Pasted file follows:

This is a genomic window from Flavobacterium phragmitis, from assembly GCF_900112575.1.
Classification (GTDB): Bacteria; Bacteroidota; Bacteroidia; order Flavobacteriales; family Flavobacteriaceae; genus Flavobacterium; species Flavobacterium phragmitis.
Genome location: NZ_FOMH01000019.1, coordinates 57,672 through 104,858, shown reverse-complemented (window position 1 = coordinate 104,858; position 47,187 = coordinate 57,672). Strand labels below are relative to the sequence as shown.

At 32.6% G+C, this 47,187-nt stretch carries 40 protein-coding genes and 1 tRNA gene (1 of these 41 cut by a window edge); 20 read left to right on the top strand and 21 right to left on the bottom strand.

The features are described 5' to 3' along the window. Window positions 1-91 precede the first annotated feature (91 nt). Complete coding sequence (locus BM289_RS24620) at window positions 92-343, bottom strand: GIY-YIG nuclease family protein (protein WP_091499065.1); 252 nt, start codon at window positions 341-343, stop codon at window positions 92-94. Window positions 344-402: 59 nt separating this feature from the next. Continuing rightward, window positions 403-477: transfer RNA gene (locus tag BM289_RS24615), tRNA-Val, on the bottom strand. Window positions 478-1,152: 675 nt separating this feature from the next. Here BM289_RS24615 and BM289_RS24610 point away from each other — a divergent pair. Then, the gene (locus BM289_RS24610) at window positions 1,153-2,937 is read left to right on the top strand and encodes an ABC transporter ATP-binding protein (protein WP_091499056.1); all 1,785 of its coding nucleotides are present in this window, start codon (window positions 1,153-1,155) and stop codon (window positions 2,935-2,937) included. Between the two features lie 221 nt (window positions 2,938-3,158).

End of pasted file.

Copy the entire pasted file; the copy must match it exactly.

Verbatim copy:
This is a genomic window from Flavobacterium phragmitis, from assembly GCF_900112575.1.
Classification (GTDB): Bacteria; Bacteroidota; Bacteroidia; order Flavobacteriales; family Flavobacteriaceae; genus Flavobacterium; species Flavobacterium phragmitis.
Genome location: NZ_FOMH01000019.1, coordinates 57,672 through 104,858, shown reverse-complemented (window position 1 = coordinate 104,858; position 47,187 = coordinate 57,672). Strand labels below are relative to the sequence as shown.

At 32.6% G+C, this 47,187-nt stretch carries 40 protein-coding genes and 1 tRNA gene (1 of these 41 cut by a window edge); 20 read left to right on the top strand and 21 right to left on the bottom strand.

The features are described 5' to 3' along the window. Window positions 1-91 precede the first annotated feature (91 nt). Complete coding sequence (locus BM289_RS24620) at window positions 92-343, bottom strand: GIY-YIG nuclease family protein (protein WP_091499065.1); 252 nt, start codon at window positions 341-343, stop codon at window positions 92-94. Window positions 344-402: 59 nt separating this feature from the next. Continuing rightward, window positions 403-477: transfer RNA gene (locus tag BM289_RS24615), tRNA-Val, on the bottom strand. Window positions 478-1,152: 675 nt separating this feature from the next. Here BM289_RS24615 and BM289_RS24610 point away from each other — a divergent pair. Then, the gene (locus BM289_RS24610) at window positions 1,153-2,937 is read left to right on the top strand and encodes an ABC transporter ATP-binding protein (protein WP_091499056.1); all 1,785 of its coding nucleotides are present in this window, start codon (window positions 1,153-1,155) and stop codon (window positions 2,935-2,937) included. Between the two features lie 221 nt (window positions 2,938-3,158).